Like an aftershock grumbling in the wake of the bloody French Revolution, the poetry of the British Romantics rocked Britain to its core. These were revolutionaries who used words instead of weapons to proselytize on liberty, transcendence and the importance of the individual. Yet, for such subject matter, it could be argued that no land was more ready for fertilization than that of the New World, with its democratic ideals still in their infancy. America -- a nation whose literature was like the land itself, struggling to fashion its own identity -- discovered its first truly American poet in Walt Whitman.
"Leaves of Grass" and "Song of Myself"
Whitman’s poem “I Hear America Singing” was published in the 1867 edition of his famous collection, "Leaves of Grass." His best known poem, “Song of Myself,” was also included here. While in “Song of Myself” Whitman chose to exalt the individual -- a very typical theme in Romanticism -- in “I Hear America Singing” he shone a spotlight on another of Romanticism’s core concerns: the role of the individual as a crucial element within the “varied carols” of a collective.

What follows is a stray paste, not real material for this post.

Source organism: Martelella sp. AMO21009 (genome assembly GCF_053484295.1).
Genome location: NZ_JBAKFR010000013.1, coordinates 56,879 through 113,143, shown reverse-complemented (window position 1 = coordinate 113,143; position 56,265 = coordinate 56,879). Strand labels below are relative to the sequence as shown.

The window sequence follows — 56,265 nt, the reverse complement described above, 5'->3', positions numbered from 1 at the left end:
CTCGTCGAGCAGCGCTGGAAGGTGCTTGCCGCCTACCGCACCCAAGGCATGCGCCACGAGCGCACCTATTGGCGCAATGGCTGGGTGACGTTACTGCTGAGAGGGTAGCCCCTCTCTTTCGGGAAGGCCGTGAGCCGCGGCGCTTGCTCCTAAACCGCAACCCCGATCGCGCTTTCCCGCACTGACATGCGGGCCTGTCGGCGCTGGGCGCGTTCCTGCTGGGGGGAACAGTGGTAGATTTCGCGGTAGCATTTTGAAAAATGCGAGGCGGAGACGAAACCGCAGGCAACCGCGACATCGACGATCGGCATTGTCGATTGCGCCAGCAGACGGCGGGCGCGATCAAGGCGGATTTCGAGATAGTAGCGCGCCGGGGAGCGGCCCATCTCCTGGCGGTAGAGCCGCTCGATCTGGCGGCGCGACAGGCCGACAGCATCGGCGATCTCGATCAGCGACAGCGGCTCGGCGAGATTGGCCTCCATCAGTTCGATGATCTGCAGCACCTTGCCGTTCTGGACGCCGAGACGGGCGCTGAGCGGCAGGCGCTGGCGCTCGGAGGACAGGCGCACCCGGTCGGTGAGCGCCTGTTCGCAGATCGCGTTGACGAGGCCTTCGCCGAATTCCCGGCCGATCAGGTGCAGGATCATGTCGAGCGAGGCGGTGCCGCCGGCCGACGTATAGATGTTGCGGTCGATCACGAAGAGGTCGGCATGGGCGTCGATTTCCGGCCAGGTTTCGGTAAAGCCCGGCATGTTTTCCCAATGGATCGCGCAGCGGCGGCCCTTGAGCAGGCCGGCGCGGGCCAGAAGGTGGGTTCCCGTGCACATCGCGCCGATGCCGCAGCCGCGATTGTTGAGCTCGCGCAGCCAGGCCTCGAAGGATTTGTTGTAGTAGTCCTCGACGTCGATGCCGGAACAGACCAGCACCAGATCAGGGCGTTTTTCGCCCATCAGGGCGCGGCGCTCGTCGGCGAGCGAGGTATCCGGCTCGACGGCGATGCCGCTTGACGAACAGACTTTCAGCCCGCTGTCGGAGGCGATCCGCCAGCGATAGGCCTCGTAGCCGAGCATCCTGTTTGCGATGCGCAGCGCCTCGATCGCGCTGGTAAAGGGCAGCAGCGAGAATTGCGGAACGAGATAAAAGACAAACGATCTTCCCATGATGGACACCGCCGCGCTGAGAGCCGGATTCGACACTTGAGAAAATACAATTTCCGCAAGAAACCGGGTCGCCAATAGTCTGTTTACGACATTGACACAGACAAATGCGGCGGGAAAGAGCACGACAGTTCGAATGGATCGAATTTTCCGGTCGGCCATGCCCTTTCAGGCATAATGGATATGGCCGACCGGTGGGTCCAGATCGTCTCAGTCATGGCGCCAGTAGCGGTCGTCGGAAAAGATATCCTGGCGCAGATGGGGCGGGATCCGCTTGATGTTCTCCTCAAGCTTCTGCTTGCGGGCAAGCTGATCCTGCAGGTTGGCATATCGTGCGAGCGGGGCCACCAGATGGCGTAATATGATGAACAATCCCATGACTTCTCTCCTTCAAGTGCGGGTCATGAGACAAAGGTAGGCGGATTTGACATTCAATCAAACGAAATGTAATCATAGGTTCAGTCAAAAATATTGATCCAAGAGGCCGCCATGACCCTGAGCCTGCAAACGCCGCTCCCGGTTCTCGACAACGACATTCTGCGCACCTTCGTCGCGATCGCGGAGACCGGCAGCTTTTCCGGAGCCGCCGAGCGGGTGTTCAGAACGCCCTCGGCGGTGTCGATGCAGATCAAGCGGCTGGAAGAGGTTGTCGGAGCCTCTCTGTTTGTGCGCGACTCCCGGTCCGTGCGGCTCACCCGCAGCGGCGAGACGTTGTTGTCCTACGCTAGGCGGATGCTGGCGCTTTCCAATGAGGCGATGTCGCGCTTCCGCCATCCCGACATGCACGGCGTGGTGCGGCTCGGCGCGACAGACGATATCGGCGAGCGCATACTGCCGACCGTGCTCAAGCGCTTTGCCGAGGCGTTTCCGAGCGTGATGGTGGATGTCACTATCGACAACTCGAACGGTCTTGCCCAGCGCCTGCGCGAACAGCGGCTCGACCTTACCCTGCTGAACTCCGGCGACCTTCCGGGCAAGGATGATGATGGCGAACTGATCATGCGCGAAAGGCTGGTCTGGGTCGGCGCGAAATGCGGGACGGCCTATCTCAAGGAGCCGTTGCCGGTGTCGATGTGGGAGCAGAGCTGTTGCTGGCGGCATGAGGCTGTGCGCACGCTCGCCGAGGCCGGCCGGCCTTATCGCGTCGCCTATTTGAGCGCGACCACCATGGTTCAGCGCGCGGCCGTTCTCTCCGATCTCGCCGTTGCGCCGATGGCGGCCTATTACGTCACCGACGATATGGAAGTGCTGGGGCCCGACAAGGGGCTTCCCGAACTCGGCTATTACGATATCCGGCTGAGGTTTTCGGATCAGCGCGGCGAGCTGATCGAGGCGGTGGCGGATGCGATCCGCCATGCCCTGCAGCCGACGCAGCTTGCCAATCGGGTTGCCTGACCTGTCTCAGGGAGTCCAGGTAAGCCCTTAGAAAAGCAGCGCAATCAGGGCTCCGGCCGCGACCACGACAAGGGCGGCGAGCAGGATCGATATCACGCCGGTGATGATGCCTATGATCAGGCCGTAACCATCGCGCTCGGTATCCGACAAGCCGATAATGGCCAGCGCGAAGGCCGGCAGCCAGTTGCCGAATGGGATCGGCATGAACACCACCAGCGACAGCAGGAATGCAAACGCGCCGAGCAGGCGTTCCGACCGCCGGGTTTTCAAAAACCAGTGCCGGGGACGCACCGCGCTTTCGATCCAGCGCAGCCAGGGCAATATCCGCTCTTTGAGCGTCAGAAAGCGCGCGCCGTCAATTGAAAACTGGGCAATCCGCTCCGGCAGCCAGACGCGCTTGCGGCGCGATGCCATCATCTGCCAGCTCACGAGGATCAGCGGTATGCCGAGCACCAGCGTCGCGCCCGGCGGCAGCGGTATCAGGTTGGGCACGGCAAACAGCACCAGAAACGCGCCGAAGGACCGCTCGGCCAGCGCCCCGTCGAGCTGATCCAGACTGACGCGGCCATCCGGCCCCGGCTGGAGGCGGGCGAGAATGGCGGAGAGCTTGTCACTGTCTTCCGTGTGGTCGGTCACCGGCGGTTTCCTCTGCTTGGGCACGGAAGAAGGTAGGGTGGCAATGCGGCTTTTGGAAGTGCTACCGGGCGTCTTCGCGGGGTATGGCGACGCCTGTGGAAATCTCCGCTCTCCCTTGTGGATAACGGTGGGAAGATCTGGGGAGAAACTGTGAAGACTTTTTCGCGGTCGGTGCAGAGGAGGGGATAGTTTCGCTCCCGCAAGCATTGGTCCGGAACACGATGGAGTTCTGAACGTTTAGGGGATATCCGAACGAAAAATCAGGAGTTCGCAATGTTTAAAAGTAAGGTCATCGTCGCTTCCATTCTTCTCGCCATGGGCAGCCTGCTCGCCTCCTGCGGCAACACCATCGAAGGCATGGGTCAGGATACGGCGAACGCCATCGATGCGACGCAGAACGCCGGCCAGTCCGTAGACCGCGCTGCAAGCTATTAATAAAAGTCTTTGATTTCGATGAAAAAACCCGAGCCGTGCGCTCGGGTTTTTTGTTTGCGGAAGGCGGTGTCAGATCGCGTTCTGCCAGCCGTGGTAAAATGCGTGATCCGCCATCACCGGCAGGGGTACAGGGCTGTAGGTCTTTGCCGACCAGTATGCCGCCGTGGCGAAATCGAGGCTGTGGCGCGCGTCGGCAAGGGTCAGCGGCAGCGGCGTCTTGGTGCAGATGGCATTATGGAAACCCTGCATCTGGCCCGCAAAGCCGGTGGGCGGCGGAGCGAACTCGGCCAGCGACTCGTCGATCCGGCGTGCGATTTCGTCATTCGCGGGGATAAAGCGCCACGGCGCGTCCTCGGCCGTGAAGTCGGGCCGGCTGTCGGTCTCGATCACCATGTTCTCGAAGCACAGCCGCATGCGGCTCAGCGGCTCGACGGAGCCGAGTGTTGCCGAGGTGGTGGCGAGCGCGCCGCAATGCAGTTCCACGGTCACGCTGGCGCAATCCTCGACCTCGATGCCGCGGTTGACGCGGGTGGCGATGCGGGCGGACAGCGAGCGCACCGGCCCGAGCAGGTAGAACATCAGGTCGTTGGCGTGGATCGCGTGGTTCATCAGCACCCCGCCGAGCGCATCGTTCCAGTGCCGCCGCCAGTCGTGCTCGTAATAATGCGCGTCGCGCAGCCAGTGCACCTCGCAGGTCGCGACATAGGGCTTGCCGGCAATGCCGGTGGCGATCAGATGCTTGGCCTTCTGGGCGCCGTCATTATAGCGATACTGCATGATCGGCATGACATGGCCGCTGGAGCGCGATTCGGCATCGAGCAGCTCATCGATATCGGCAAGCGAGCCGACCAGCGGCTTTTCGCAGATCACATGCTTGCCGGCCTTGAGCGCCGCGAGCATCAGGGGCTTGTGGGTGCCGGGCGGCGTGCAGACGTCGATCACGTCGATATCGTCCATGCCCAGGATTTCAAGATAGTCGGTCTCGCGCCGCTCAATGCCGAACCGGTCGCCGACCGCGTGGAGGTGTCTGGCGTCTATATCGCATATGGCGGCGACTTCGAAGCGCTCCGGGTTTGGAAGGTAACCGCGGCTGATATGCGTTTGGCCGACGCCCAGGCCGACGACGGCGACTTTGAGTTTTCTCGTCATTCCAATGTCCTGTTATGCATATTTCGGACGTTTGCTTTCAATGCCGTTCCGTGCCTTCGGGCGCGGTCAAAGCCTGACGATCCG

Whitman says he hears people singing. Yet the voices in this author’s choir are not those of classically trained mezzo-sopranos, but simple laborers -- carpenters, mechanics and shoemakers. In this way, he assures us that we are all artists, “each singing what belongs to him or her and to none else.” Thus, as the artist is a kind of god, access to the transcendental is open to everyone.
Common Is King
This celebration of the common man was a rebellious retort to the doctrine of the divine right of kings, and is key to understanding the foundation of Romanticism. Indeed, Romanticism cannot be fully understood without considering the political climate of the time. The artists of the United States, in particular, sought to establish themselves as tireless pioneers, mindful of their work from dawn 'til dusk -- “in the morning, or at noon intermission or at sundown.”
The Delicious Singing of the Mother
Although most of the makers in Whitman’s poem are presumably male -- as masons and woodcutters typically were -- Whitman further propagates his inclusionary philosophy by tipping his hat to the feminine in referencing “The delicious singing of the mother, or of the young wife at work.” Considering the embarrassingly humble status of such women today in the 21st century, it was undoubtedly a radical (and undeniably Romantic) move for Whitman to treat with reverence the simple scene of a “girl sewing or washing.”